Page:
We like to test our headphones with a song called “Duende” by Bozzio Levin Stevens. The track heavily emphasizes acoustic guitar, drums, and especially the bass guitar. Where most headphones struggle to keep up with bass guitar’s plucking, Bose Sport Earbuds do it with flying colors.
Controlled bass works nicely with all music genres. You start noticing details in the songs where you previously haven’t. Even some tracks that usually lack bass now have a slightly better definition.
However, the biggest problem is its quantity. They have just a little bit too much bass to prevent it from bleeding into the rest of the frequency response.
Related: Best bass earbuds
The midrange on Sport Earbuds is clean and slightly recessed. It comes back up in the upper midrange to bring out vocals, which sound quite natural. Details are audible but not that well defined compared to the competition.
The treble is leveled-out with the mids. It’s very smooth and free of sibilance. Again, there is a lack of resolution, which would help to balance a slightly overpowering bass.
It’s worth mentioning that Bose implemented a feature called Active EQ. What it does is actively changing the bass and treble depending on the volume. Because of that you never feel as if some frequencies are missing.
The soundstage on these is huge (for in-ears standards). It has better depth than width, which is why you continuously move your head around to make sure if that sound really came from a song. But this vast soundstage causes the imaging to suffer.
Overall, the sound quality is excellent, and anyone who wants these for the sound only will be pleased. Genres like pop, electronic, and rap sound amazing. Even rock plays well with these.
But if you listen to metal, avoid them. As soon as the double-pedal starts kicking, the sound becomes muted and dull. The treble is too smooth to bring itself up, which is why you’re better off with something else.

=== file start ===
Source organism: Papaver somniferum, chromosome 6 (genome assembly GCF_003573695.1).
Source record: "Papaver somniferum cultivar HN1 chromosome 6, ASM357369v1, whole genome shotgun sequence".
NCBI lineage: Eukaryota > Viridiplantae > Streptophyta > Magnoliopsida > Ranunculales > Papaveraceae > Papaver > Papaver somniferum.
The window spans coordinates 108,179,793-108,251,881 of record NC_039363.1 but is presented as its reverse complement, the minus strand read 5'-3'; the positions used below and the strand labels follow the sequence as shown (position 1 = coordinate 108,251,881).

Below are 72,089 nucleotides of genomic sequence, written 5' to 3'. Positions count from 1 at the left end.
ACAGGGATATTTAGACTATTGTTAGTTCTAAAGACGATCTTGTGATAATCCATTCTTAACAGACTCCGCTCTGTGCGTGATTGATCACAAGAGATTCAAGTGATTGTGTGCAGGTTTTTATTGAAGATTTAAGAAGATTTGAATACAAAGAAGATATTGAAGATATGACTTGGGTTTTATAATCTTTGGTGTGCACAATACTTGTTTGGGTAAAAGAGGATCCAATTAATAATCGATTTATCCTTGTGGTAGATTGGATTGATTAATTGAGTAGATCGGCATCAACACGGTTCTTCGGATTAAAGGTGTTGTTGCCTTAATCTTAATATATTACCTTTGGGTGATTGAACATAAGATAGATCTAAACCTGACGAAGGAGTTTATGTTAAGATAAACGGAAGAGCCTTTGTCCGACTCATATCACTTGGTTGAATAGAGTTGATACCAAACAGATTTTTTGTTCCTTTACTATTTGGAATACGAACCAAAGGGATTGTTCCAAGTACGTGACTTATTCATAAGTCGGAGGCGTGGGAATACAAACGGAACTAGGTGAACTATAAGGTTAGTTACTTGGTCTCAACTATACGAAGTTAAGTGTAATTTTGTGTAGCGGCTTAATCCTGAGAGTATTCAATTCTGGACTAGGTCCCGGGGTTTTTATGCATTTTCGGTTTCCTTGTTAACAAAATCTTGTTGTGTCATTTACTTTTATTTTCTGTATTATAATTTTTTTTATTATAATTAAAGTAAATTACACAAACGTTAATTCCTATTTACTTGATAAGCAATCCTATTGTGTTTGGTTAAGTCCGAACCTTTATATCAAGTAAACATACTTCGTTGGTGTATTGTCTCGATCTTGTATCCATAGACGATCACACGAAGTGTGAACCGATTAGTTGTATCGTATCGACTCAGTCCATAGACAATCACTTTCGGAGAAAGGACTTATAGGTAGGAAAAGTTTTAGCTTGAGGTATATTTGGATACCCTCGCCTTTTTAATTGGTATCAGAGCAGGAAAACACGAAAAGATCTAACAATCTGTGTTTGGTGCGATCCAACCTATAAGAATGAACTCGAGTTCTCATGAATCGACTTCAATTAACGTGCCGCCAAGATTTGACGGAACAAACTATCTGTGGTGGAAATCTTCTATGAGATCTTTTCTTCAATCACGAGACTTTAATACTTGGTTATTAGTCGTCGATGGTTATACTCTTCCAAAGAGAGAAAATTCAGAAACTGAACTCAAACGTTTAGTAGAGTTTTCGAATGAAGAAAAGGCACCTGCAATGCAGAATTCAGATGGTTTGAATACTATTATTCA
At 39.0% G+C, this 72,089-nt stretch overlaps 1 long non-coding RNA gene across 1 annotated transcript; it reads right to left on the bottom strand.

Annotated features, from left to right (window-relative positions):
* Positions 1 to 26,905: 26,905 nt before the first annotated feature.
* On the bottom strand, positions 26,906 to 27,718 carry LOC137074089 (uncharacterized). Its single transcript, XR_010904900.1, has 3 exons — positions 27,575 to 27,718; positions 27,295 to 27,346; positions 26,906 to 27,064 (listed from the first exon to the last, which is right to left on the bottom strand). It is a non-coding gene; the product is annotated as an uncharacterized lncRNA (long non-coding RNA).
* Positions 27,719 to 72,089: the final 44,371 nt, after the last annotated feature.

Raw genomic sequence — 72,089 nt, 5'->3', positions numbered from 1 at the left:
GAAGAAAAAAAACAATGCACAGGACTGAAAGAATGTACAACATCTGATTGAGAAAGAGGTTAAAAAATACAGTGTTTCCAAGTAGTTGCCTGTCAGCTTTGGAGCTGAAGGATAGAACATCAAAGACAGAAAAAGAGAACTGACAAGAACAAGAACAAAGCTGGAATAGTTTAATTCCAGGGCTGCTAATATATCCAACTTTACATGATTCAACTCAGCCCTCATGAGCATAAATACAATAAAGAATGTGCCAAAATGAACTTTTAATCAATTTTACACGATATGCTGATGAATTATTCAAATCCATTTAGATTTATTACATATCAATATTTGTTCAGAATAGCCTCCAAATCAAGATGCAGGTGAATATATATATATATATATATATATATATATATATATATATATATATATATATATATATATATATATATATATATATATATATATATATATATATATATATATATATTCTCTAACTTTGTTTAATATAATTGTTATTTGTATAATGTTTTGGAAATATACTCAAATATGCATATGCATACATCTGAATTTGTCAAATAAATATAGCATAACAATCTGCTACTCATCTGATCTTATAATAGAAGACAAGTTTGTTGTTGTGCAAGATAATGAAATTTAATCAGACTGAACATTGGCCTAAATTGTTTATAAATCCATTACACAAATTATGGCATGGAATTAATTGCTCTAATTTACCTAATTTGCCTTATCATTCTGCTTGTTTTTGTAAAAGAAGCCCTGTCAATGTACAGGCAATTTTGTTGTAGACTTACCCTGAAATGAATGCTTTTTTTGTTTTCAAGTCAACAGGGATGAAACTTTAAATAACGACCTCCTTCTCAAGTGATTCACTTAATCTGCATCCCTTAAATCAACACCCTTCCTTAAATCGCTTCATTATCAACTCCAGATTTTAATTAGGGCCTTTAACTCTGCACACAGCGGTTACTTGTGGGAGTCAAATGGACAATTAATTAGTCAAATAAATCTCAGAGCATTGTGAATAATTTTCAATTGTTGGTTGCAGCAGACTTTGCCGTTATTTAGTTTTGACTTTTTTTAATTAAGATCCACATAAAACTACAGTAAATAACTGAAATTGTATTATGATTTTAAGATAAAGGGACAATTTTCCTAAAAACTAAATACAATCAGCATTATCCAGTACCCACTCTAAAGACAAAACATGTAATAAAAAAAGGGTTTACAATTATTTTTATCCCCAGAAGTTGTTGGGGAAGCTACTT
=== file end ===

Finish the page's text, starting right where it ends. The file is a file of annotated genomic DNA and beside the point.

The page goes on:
The sports earbuds have a huge potential for fantastic sound quality. Hopefully, Bose decides to release a firmware update and tweak the EQ just a little bit.
Should You Buy Bose Sport Earbuds?
These true wireless earbuds provide an exceptionally comfortable and secure fit. Despite their size, you almost forget they’re in your ears. You can workout at the gym or run outside, they stay firmly in their place. If noise canceling is important to you, Bose also released newer QuietComfort Earbuds.
Audio quality is also excellent, pushing out the most from more bass-oriented genres. Low-end on these packs incredible control and punch. They can sound a bit muted when listening to rock, but it’s not that noticeable when you’re working out.
Of course, there are a few cons. Touch controls are extremely limited and non-remappable. The Bose Music mobile app is practically useless except for receiving firmware updates. Battery life also leaves a lot to be desired.
For the price of $180, Bose made too many compromises. Thankfully, with wireless earbuds, many things can get corrected via software updates. Hopefully, Bose sees that their Sport Earbuds are a bit underwhelming and decides to make them better.
Quick Comparison with the Competition
Both earbuds are very similar in comfort, stability, total battery life, and passive isolation. However, they differ significantly in terms of durability, with Jaybird Vista having an IPX7, as well as MIL-STD-810G, certification which prevents shock and water damage. Jaybird’s application is also much more intuitive and feature-rich, with full control over the sound with built-in EQ.
Sport Earbuds have a more secure fit, but this is where advantages over Elite Active 75t end. The latter are superior in passive isolation, have a much better companion application with loads of customization, functional EQ, and superior battery life. Not to mention a higher water-resistance rating (IP57).
PowerBeats Pro offer slightly better stability due to their ear hook design. However, Bose Earbuds does cause irritation as Beats do. Overall, they’re similarly water-resistant (IPX4), support only SBC and AAC, and come in a bulky charging case. Speaking of that, Beats PowerBeats Pro wipes away Sport Earbuds when it comes to battery, offering 11 hours on a single charge (Sport Earbuds can only do five hours).
Apple AirPods Pro are much more feature-rich than Bose Sport Earbuds. They come with active noise cancellation, support for Dolby Atmos, higher total battery life, and can offer a better call quality. The sound signature is a bit different, with AirPods Pro having an overall brighter sound with less bass. On the flip side, Sport Earbuds are better for sports, with a more secure fit.
|Weight:||12g both buds, 74g with case|
|Mic & Controls:||Yes, touch controls|
|Battery life:||5h + 10h in case|
|Charging time:||2h + quick charge – USB-C|
|Active noise cancelling:||No|
|Bluetooth codecs:||SBC, AAC|
|Wireless range:||30ft (9m)|